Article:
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While the "Operation Gridlock" protest was going on in downtown Denver on Sunday, April 19, 2020, a couple of physician assistants who live in the neighborhood stood in a crosswalk on Grant Street near the Colorado state Capitol. They said they work in a Denver hospital with COVID-19 patients and wanted to remind the protesters of who is on the front line fighting the virus.  They stood in the crosswalk between red lights for over an hour.

Healthcare workers in Colorado and elsewhere are warning about increased levels of stress, anxiety and burnout due to the COVID-19 pandemic, CPR reports.

“Burnout amongst health care workers, especially in the ICU pre-pandemic was at epidemic proportions already,” Anuj Mehta, a pulmonologist at National Jewish Health, told the station. “And it's only worse now. It's going to be a reckoning that we all have to face.”

The University of Colorado is now using federal grants to provide free mental health assistance for medical employees, including through support groups, individual counseling and a multipart series on resiliency.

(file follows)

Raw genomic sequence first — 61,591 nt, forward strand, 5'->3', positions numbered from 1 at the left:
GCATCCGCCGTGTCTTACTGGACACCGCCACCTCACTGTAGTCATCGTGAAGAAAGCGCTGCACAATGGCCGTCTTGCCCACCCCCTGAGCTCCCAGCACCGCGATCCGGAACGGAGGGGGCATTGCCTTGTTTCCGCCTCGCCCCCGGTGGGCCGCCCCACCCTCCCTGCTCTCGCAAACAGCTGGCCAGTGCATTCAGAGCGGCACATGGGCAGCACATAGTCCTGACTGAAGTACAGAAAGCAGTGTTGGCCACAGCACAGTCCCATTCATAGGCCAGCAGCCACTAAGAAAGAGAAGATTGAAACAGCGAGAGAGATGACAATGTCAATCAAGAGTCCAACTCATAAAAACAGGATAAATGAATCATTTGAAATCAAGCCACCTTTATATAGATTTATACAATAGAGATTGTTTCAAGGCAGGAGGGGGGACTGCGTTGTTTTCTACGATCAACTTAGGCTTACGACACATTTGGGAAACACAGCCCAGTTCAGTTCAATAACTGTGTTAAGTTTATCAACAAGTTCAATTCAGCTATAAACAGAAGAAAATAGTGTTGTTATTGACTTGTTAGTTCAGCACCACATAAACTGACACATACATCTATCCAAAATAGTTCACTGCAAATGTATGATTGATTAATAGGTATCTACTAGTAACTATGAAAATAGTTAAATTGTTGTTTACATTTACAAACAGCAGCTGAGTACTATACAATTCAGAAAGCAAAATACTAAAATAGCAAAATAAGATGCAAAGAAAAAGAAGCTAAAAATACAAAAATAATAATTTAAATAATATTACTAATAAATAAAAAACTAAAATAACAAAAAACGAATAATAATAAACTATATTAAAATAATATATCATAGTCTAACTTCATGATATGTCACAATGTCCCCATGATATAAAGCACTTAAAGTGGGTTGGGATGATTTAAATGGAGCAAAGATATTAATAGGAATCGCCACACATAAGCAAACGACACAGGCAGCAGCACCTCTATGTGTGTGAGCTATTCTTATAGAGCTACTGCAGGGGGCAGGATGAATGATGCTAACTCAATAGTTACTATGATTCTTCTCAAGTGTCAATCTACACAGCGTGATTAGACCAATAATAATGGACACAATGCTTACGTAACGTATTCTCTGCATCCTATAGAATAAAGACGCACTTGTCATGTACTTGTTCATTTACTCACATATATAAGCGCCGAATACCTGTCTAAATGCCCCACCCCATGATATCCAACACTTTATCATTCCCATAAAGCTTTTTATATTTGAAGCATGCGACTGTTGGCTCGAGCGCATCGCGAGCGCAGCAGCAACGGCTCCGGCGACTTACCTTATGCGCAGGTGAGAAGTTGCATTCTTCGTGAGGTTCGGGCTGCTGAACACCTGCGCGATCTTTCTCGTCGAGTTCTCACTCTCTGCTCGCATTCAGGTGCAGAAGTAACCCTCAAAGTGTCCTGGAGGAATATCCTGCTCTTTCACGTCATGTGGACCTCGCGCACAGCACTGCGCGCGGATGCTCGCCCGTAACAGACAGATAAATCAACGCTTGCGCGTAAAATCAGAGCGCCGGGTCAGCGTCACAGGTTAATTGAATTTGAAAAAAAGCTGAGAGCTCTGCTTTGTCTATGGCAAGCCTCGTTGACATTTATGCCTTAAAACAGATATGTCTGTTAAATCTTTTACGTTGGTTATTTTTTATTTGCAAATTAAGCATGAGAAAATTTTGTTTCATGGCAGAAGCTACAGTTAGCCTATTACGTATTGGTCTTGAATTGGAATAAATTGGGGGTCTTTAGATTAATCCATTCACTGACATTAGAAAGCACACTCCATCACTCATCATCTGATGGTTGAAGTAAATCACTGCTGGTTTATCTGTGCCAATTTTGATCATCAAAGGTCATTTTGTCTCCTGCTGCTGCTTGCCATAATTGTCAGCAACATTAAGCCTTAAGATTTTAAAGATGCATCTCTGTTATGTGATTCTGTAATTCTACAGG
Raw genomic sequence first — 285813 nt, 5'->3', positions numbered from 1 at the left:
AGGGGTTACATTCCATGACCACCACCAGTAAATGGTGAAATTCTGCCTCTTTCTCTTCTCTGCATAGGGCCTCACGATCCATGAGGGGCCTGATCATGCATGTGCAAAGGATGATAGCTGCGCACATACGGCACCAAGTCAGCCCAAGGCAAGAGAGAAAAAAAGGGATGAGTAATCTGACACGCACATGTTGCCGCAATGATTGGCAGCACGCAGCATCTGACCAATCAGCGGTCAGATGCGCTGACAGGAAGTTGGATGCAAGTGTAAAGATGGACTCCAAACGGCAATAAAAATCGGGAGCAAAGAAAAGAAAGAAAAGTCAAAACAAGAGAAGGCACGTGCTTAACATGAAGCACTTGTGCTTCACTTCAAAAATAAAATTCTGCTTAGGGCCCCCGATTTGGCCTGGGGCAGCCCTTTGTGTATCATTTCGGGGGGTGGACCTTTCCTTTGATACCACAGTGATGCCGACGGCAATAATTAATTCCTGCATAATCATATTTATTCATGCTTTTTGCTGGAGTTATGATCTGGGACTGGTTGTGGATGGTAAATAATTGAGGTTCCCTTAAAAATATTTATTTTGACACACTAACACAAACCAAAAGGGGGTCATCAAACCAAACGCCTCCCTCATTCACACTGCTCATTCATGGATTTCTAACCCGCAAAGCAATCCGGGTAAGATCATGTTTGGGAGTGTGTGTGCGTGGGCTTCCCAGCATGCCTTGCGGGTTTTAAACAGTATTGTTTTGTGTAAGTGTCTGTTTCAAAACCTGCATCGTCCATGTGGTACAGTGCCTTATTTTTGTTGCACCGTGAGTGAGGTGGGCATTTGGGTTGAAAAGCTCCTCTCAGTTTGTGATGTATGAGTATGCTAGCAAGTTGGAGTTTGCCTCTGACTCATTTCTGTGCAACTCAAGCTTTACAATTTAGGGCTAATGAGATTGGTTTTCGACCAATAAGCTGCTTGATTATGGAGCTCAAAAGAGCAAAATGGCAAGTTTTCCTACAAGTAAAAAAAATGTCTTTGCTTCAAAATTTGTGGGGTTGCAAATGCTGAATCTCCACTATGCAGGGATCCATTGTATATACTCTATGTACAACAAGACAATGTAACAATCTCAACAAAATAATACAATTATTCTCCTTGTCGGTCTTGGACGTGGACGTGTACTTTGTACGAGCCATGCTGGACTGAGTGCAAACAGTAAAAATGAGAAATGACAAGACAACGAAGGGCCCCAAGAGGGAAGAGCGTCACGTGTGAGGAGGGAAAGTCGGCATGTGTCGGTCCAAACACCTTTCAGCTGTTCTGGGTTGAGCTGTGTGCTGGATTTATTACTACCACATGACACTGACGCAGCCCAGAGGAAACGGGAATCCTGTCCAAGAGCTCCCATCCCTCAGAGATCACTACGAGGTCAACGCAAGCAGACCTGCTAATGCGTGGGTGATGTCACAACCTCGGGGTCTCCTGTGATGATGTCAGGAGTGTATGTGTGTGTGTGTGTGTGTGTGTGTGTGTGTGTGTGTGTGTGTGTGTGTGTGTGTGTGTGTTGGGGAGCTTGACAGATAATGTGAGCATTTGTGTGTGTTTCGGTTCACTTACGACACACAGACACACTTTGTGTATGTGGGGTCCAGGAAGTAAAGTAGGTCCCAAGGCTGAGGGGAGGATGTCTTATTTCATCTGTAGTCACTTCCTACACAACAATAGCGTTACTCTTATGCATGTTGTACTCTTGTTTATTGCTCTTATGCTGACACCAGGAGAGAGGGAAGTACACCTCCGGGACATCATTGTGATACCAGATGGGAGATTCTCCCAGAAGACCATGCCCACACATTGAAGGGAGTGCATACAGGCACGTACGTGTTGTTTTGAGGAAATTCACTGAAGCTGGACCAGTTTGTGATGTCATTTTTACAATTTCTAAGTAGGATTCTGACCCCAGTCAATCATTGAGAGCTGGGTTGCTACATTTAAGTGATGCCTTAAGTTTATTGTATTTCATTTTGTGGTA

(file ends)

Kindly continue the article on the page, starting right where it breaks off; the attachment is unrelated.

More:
“This has been a growing crisis in the medical community with surveys suggesting the incidence as high as 50% among practicing physicians,” wrote the authors of a study published in June in Pain Physician Journal about burnout in the profession.

Their survey of 100 American physicians in late April found a majority indicated they were burnt out, but also that nearly three-quarters felt that way previously in their careers. The most common sources of stress were finances, administrative burdens and the uncertainty of the pandemic.

However, the threat from the pandemic may be more nuanced: a survey of 190 medical professionals in China found that front-line workers handling COVID-19 patients felt less burnout than those working in their usual assignments. 

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